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Seeking Advice on Research, Doctors

AnonymousUserAAnonymousUser Posts: 49,671
edited 06/11/2012 - 8:39 AM in Chronic Pain
Hi. I'm a 47 year old woman with chronic pain at the left side of my waist. I know I have a spina bifida occulta and unilateral pars defect at T12, both on the left.

The Dr.s I've asked about this over the years have kind of pooh-poohed this as much of a cause of my pain. But, finding nothing else, I'm on muscle relaxers and get lots of massage.

My massage therapist was becoming alarmed at how much pressure I was wanting on the left side of my abodomen and asked me to follow up with my primary care doctor. So, now we know from testing it's nothing in the colon and nothing gynocological.

Now I'm doing my own research showing that the SBO could affect everything from my hammer toes to constipation. I'm ticked that doctor's seem to view you as a body part rather than a whole to be able to put the puzzle pieces together.

I'm about to go back to my Spine Care Doctor. It's been years since my MRI that showed these defects. Should I request another? Please give any advice you have that might help me get an accurate diagnosis. Also, if there is another elusive person out there with left side waist pain, I'd like to virtually shake your hand. I feel like a freak and everyone looks at me like I'm nuts.

Thank you. Renee


  • Hi Renee --

    I am just rushing out the door to see my surgeon but I will post when I get back. I do have some thoughts on this that I'd be happy to share with you....

  • I am going to post a link to an older post pertaining to spina bifida occulta. I don't know if there will be anything useful to you but it won't take long to read through it.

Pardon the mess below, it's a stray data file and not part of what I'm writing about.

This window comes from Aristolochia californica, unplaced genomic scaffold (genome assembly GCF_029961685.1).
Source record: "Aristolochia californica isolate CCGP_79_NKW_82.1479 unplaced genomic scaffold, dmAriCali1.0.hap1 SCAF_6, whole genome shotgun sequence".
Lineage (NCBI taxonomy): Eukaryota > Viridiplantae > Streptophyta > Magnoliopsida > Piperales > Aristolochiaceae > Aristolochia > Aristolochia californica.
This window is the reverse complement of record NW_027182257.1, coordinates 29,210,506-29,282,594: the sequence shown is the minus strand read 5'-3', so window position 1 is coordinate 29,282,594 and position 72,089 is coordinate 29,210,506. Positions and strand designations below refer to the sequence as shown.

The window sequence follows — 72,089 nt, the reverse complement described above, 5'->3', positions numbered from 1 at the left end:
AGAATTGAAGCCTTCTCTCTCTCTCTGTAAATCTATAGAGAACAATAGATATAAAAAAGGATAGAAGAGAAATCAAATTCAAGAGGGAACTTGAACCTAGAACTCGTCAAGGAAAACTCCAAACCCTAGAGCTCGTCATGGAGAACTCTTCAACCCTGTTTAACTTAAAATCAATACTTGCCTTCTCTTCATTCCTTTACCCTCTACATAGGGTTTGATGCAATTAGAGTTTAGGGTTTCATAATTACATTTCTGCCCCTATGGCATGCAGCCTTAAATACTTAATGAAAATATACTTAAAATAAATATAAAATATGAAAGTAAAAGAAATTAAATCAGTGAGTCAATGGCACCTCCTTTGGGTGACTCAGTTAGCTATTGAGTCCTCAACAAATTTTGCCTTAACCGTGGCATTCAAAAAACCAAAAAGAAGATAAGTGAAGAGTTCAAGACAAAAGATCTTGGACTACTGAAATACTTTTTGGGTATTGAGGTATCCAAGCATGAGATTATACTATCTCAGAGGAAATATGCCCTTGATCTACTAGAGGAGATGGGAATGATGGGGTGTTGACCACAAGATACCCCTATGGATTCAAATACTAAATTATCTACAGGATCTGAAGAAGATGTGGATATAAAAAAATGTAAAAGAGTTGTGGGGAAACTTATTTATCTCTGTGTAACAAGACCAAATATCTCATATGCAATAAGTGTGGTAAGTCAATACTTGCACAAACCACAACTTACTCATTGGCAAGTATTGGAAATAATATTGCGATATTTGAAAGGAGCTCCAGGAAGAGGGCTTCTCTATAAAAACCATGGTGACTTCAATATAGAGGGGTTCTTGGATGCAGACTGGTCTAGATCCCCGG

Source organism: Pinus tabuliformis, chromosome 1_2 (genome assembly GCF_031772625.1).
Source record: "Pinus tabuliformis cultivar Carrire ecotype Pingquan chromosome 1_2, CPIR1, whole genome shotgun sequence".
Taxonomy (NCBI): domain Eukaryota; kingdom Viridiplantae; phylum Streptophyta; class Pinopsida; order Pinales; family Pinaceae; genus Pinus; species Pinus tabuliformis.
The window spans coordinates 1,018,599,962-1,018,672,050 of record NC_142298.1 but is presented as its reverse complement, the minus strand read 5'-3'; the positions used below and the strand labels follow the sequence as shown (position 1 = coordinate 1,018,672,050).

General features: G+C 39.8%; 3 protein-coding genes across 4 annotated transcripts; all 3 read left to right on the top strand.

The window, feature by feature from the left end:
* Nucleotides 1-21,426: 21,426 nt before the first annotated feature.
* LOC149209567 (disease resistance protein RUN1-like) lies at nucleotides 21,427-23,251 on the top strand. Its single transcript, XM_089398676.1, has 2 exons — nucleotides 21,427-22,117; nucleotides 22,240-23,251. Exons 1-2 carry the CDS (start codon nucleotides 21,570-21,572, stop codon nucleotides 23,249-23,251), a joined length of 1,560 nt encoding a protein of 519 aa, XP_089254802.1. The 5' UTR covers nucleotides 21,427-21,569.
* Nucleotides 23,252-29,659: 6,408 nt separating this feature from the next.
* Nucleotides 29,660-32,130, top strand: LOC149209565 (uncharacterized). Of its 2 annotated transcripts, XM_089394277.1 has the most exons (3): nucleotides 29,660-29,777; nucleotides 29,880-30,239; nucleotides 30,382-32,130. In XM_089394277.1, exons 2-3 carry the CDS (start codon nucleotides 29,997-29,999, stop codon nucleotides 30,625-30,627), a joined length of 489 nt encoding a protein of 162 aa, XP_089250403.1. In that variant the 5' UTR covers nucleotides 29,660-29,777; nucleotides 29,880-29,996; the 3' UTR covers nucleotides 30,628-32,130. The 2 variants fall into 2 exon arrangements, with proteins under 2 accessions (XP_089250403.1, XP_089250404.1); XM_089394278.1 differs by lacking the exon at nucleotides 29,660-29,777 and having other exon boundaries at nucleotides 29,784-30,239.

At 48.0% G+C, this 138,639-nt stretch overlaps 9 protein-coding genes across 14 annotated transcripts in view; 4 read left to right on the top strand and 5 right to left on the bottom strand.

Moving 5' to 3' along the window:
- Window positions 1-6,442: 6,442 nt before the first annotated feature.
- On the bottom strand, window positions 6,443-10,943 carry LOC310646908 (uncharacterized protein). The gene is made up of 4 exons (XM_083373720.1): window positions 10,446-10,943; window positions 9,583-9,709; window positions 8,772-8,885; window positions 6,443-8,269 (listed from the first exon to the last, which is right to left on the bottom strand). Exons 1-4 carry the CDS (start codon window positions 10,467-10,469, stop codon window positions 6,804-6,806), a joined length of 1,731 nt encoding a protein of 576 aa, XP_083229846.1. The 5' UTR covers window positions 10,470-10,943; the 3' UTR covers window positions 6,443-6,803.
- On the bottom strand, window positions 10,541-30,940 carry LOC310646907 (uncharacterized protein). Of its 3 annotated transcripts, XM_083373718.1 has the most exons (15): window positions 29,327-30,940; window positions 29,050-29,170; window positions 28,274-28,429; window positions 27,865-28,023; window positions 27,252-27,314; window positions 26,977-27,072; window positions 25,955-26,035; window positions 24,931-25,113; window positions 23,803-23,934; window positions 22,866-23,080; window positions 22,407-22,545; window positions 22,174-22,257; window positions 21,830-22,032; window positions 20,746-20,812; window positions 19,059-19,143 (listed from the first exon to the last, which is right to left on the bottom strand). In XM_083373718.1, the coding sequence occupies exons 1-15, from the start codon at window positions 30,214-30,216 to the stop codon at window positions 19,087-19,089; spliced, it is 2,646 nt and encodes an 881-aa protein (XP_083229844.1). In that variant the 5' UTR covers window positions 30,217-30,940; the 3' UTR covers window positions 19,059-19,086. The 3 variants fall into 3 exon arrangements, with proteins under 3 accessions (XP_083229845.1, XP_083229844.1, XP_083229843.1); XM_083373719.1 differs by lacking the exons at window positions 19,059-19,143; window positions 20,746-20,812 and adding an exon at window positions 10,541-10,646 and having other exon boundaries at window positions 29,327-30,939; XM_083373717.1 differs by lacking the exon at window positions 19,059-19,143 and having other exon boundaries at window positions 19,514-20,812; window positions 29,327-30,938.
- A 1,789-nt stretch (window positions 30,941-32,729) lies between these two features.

Also take a look at the following website:


    There is a fact sheet for SBO and there is a map that you can click on that provides a list of providers state by state. I thought you could use that as a beginning point to help you find a spinal specialist who might be more knowledgeable about the types of problems that are caused by SBO.

    In most literature it states that SBO does not usually cause back pain. Probably all the doctors you have consulted with in the past are looking at statistics and refusing to see that you could be the one in a hundred who has problems. Since SBO is a vertebral anomaly, and since you know you have a pars defect at T-12, it makes sense to me that there is some instability in your spine at this point. If a bone is sliding over the bone beneath, as in spondylolisthesis, it often results in a compressed nerve...which could result in all kinds of pain.

    You might want to find a spinal specialist associated with a teaching hospital or university. They are used to seeing more unusual cases. Or look for someone who specializes in scoliosis or spinal deformity.

    I do think you need to have some up-to-date imaging. A CT scan or MRI would be a good place to start. I wouldn't be a bit surprised if it shows some sort of slippage. Do you have any referred pain? Do you have pain when standing but are OK sitting? or??

    The T-12 dermatome runs right around your mid-section about where a belt would go...so it makes sense that your pain is coming from the T-12 area.